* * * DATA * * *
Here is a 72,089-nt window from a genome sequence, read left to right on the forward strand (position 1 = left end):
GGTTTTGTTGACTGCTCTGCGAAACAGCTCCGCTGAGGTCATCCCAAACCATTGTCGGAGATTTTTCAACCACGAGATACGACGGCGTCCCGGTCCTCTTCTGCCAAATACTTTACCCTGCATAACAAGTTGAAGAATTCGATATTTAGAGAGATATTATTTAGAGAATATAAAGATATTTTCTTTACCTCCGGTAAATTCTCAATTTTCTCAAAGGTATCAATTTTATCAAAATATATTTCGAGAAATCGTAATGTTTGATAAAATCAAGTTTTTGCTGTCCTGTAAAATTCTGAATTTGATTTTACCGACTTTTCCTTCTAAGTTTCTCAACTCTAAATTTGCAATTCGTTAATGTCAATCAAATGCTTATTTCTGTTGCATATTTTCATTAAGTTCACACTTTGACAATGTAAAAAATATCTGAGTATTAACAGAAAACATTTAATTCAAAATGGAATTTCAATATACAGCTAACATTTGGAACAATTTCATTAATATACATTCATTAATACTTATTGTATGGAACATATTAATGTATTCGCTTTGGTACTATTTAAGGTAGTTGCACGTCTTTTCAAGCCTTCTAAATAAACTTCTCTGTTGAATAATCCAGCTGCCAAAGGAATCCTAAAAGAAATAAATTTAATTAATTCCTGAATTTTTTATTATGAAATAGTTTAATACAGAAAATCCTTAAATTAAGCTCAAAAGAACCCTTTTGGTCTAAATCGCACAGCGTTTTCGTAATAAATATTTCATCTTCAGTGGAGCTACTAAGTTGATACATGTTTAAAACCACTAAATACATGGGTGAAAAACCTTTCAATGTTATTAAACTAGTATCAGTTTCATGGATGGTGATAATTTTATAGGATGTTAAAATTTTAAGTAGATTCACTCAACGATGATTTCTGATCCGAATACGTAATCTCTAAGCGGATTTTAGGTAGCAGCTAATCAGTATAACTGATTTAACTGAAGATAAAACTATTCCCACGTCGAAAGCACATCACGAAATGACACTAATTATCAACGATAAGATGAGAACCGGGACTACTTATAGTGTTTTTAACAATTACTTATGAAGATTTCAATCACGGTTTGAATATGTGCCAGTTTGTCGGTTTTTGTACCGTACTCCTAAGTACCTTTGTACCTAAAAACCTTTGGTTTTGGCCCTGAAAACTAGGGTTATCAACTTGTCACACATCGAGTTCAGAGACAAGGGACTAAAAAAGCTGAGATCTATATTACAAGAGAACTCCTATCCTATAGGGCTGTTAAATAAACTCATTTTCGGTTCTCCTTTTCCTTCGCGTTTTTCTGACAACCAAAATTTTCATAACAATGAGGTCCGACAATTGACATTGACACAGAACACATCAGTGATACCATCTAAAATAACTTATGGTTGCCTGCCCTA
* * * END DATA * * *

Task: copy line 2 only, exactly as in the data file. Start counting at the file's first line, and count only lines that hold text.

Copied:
GGTTTTGTTGACTGCTCTGCGAAACAGCTCCGCTGAGGTCATCCCAAACCATTGTCGGAGATTTTTCAACCACGAGATACGACGGCGTCCCGGTCCTCTTCTGCCAAATACTTTACCCTGCATAACAAGTTGAAGAATTCGATATTTAGAGAGATATTATTTAGAGAATATAAAGATATTTTCTTTACCTCCGGTAAATTCTCAATTTTCTCAAAGGTATCAATTTTATCAAAATATATTTCGAGAAATCGTAATGTTTGATAAAATCAAGTTTTTGCTGTCCTGTAAAATTCTGAATTTGATTTTACCGACTTTTCCTTCTAAGTTTCTCAACTCTAAATTTGCAATTCGTTAATGTCAATCAAATGCTTATTTCTGTTGCATATTTTCATTAAGTTCACACTTTGACAATGTAAAAAATATCTGAGTATTAACAGAAAACATTTAATTCAAAATGGAATTTCAATATACAGCTAACATTTGGAACAATTTCATTAATATACATTCATTAATACTTATTGTATGGAACATATTAATGTATTCGCTTTGGTACTATTTAAGGTAGTTGCACGTCTTTTCAAGCCTTCTAAATAAACTTCTCTGTTGAATAATCCAGCTGCCAAAGGAATCCTAAAAGAAATAAATTTAATTAATTCCTGAATTTTTTATTATGAAATAGTTTAATACAGAAAATCCTTAAATTAAGCTCAAAAGAACCCTTTTGGTCTAAATCGCACAGCGTTTTCGTAATAAATATTTCATCTTCAGTGGAGCTACTAAGTTGATACATGTTTAAAACCACTAAATACATGGGTGAAAAACCTTTCAATGTTATTAAACTAGTATCAGTTTCATGGATGGTGATAATTTTATAGGATGTTAAAATTTTAAGTAGATTCACTCAACGATGATTTCTGATCCGAATACGTAATCTCTAAGCGGATTTTAGGTAGCAGCTAATCAGTATAACTGATTTAACTGAAGATAAAACTATTCCCACGTCGAAAGCACATCACGAAATGACACTAATTATCAACGATAAGATGAGAACCGGGACTACTTATAGTGTTTTTAACAATTACTTATGAAGATTTCAATCACGGTTTGAATATGTGCCAGTTTGTCGGTTTTTGTACCGTACTCCTAAGTACCTTTGTACCTAAAAACCTTTGGTTTTGGCCCTGAAAACTAGGGTTATCAACTTGTCACACATCGAGTTCAGAGACAAGGGACTAAAAAAGCTGAGATCTATATTACAAGAGAACTCCTATCCTATAGGGCTGTTAAATAAACTCATTTTCGGTTCTCCTTTTCCTTCGCGTTTTTCTGACAACCAAAATTTTCATAACAATGAGGTCCGACAATTGACATTGACACAGAACACATCAGTGATACCATCTAAAATAACTTATGGTTGCCTGCCCTA